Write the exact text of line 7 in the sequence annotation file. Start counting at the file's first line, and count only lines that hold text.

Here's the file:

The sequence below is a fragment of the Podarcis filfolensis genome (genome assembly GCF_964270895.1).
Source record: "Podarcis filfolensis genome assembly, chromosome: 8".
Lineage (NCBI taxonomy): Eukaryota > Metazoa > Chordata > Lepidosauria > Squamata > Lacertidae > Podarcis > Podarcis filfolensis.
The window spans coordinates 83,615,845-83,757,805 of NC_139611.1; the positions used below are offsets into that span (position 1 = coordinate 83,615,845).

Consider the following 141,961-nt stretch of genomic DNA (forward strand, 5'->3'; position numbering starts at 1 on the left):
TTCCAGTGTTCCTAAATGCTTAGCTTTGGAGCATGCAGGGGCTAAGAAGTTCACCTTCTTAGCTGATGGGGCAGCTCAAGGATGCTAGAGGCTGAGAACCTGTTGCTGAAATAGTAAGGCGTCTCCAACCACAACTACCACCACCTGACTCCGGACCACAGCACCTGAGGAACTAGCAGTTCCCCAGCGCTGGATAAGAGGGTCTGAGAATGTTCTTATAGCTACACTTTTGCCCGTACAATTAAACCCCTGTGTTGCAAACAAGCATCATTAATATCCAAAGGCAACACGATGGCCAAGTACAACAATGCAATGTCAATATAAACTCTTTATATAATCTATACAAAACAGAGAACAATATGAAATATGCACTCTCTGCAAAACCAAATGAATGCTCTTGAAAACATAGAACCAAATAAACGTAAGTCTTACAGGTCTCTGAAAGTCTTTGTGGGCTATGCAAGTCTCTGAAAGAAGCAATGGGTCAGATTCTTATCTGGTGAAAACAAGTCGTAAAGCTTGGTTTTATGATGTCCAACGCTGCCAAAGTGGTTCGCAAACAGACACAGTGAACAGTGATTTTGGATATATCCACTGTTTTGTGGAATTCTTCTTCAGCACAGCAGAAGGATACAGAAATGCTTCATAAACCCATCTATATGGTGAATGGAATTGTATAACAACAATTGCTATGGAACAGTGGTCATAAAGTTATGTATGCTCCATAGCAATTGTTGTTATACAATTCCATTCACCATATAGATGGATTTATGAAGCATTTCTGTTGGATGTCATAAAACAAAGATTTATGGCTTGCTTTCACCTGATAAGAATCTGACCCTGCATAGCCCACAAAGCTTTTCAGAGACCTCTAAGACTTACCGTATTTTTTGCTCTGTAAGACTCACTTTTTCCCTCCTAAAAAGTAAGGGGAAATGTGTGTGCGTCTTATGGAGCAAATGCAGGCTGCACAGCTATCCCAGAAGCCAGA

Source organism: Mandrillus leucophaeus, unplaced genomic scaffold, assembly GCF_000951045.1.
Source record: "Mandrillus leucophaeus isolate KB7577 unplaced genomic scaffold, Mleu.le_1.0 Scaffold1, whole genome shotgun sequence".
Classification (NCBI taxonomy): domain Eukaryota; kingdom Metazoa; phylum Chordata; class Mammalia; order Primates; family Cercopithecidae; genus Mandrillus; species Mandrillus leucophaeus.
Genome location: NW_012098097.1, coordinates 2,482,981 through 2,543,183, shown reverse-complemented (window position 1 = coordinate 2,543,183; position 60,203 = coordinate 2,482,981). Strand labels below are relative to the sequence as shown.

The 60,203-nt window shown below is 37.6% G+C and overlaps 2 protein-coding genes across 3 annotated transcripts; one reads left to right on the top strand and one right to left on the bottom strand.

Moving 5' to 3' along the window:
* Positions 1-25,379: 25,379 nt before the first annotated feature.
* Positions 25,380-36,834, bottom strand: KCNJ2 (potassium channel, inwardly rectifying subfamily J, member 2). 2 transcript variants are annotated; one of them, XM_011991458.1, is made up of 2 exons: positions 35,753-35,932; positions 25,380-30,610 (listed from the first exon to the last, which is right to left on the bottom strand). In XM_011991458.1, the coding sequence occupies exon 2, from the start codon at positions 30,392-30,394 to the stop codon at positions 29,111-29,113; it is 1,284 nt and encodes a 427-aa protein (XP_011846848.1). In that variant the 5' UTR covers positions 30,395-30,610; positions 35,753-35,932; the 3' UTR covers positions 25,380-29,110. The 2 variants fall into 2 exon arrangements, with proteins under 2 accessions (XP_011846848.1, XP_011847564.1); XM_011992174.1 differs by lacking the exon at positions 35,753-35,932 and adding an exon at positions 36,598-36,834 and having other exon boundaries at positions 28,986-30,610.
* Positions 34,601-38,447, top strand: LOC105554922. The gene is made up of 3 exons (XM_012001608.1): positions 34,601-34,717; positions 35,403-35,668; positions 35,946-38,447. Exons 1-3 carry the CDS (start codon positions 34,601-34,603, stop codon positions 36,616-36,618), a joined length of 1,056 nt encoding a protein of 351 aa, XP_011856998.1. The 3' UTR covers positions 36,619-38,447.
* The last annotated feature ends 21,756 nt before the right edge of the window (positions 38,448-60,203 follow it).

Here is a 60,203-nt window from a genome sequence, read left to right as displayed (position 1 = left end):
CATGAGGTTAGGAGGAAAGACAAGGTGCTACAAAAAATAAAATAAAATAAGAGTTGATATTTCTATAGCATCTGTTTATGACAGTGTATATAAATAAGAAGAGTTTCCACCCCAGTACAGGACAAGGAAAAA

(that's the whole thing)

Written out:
Source organism: Mandrillus leucophaeus, unplaced genomic scaffold, assembly GCF_000951045.1.